A picture is worth a thousand words, but sometimes the story behind the picture is worth a thousand more . . .
“2 children for sale”
So reads the sign on a farmhouse porch in 1931. It has been placed next to the young brother and sister seated there. It is a last resort.
The reporter who happens upon it, Ellis Reed, is so taken by it that he snaps a photo to memorialize what he has seen. He never intends for the photo to be published.
However, through the intervention of his well-meaning colleague, Lily Palmer, the photo is published. The sensational newspaper story accompanying it and public interest in the story provide Ellis the big break that he has been hoping for. He moves up in the world of journalism, but cannot forget the children he saw that day or their mother, who turned away from the camera. America is in the throes of the Great Depression. The stock market crash of 1929 brought runs on banks, unemployment, suicides, and desperation to a once-prosperous nation. Ellis is haunted both by his own past and the way in which he was rejected by his own father, as well as what the publication of his photo may have done to an innocent family.
Lily bears her own guilt about the role she played in what transpired. She contends with her own past — the choices she made, the secrets she keeps. It falls to her and Ellis to learn what happened to the children in that photo — and whether she and Ellis have the strength of character and resilience to do what is right for them.
Kristina McMorris is the acclaimed author of Letters from Home, Bridge of Scarlet Leaves, The Pieces We Keep, and The Edge of Lost. She never fails to deliver emotionally gripping, thought-provoking stories based upon actual historical events.
Her latest book, Sold on a Monday, was inspired by her discovery of a photo that appeared in a newspaper in 1948 depicting a mother and her four children next to a sign that read “4 children for sale; inquire within.”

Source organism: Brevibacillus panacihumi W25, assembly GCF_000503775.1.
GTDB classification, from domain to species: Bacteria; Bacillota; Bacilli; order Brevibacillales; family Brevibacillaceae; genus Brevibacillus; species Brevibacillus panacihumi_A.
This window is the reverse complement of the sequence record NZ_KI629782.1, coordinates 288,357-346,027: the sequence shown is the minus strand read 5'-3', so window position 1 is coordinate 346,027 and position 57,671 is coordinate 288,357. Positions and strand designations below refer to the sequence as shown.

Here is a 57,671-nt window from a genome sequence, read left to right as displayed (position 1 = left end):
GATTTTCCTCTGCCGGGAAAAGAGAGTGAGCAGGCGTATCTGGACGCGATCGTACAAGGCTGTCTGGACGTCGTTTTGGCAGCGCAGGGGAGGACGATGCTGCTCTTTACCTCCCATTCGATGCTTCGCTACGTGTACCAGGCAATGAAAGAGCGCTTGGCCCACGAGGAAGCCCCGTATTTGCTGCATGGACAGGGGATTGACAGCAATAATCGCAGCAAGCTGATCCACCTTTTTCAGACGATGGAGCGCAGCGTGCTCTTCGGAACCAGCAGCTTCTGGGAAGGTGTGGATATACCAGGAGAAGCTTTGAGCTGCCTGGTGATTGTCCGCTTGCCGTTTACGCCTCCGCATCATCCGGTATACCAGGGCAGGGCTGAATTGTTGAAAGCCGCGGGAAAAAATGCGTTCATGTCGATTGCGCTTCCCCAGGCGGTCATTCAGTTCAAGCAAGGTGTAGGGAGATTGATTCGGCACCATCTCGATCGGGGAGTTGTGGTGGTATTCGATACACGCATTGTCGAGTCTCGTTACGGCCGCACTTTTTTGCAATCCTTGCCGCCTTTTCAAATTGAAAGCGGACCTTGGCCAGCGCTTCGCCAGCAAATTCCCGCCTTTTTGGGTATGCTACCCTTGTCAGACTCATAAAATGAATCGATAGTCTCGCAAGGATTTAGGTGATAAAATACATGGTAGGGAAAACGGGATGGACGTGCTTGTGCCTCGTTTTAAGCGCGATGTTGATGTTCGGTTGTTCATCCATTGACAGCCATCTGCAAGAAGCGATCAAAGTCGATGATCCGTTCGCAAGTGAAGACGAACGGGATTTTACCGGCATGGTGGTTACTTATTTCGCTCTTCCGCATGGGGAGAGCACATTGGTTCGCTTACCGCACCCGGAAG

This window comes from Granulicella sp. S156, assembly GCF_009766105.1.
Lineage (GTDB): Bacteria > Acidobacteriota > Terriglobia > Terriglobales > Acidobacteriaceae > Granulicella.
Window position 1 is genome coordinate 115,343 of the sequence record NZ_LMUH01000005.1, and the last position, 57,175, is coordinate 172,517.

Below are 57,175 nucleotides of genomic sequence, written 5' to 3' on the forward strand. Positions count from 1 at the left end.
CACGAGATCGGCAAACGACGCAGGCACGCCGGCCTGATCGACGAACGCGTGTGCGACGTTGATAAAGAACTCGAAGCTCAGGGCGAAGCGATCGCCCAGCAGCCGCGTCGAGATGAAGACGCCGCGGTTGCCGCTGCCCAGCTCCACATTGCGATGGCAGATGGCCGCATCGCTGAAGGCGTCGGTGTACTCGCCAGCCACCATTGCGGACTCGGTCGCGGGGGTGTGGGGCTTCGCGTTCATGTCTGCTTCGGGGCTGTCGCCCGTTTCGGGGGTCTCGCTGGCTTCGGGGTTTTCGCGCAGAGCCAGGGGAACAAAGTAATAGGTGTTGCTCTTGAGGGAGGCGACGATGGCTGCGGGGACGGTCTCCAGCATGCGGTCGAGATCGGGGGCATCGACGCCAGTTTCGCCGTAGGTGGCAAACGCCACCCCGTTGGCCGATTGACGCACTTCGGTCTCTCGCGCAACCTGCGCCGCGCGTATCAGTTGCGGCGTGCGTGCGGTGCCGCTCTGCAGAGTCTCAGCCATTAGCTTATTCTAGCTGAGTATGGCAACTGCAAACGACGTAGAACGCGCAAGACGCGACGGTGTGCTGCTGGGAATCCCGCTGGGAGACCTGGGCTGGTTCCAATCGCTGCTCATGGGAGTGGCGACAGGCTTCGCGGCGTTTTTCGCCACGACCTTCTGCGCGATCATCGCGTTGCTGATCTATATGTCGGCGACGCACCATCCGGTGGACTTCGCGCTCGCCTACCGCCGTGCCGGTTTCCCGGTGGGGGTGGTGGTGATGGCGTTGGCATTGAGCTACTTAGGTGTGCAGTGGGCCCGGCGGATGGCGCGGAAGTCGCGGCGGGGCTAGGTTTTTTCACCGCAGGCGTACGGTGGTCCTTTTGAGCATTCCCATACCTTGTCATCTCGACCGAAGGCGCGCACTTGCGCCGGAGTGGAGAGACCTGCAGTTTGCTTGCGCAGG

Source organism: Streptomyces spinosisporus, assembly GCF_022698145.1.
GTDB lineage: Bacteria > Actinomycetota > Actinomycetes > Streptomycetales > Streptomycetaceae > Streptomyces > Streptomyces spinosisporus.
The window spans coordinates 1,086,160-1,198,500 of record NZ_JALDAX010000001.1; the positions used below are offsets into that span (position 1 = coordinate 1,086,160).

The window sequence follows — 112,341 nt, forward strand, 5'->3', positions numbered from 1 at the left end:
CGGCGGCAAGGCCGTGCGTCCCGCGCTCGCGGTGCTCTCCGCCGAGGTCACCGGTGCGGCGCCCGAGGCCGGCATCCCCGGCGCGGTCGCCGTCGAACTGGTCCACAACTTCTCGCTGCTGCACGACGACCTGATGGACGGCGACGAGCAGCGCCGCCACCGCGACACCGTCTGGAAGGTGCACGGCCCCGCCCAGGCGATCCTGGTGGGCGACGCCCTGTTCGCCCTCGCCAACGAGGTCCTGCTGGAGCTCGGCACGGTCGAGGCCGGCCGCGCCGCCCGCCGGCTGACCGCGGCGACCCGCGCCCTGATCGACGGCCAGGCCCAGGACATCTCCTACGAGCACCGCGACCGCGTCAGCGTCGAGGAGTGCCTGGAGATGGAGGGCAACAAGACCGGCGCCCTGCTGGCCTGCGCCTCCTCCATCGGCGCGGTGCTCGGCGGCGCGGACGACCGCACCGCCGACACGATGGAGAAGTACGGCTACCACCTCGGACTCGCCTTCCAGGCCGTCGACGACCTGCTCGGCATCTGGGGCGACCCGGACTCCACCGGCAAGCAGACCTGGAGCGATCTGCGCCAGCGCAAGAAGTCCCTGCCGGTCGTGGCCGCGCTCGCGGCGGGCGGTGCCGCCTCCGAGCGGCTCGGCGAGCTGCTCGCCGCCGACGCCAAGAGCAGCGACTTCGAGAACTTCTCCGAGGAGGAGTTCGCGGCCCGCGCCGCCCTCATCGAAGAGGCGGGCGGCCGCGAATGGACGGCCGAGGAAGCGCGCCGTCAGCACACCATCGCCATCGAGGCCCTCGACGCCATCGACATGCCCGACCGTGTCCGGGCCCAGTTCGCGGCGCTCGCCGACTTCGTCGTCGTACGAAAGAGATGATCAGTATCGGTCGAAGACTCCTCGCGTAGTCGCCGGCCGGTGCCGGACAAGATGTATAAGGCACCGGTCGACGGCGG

That photo inspired McMorris, herself a mother, to ponder just how desperate a woman would have to be in order to offer her children up for sale. When she posed the question to one of her friends, the response was simple: “Because they wanted to eat.” McMorris began researching the photo and learned that some family members accused the mother of staging it for money. That inspired the premise of Sold on a Monday: “Specifically, what if a reporter’s seemingly harmless choice to stage a photo led to unintended consequences for everyone involved?” The children in the real photo were, in fact, sold. They were used as forced labor and abused by their new owners. In an effort to “give the children in the photo the loving and compassionate outcome” she felt they deserved, McMorris dedicated Sold on a Monday to them.
From the very first page, McMorris deftly transports readers back to the grim realities of Depression-era America. Employing her signature style, she utilizes events and the circumstances in which her characters find themselves to challenge readers to ponder what they would do if presented with similar obstacles. Sold on a Monday is nothing less than a morality play about choices made, the consequences thereof, and the human need for redemption. McMorris is masterful at breaking readers’ hearts and Sold on a Monday is no exception. However, she is also adept at crafting moral dilemmas that test the fiber of her characters, who often rise to the occasion and prove themselves worthy of the emotional investment McMorris compels readers to make in them.
Ellis and Lily are determined to learn the fate of the children in the photo. Their quest leads them into danger as they face members of society who are profiting from the Depression and wield power the likes of which neither Ellis nor Lily can claim. They are appalled when they learn the truth about what the children have been told, where they have been placed, and the what the future holds for them if Ellis and Lily fail to intervene.
Through the lens of her mind, she suddenly viewed the past year with stunning clarity, saw the interwoven paths that had delivered each of them here. Every step a domino vital in knocking over the next. With no small bit of regret, she nodded at him slowly, remembering as she replied, “It started with a picture.”
In Sold on a Monday, McMorris takes readers on a journey from despair to forgiveness and new beginnings. It has rightly been called “a masterpiece” and “stunningly moving” by critics. The praise is deserved. McMorris again delivers a poignant, emotionally satisfying story that will resonate and remain with readers long after they finish reading the last page.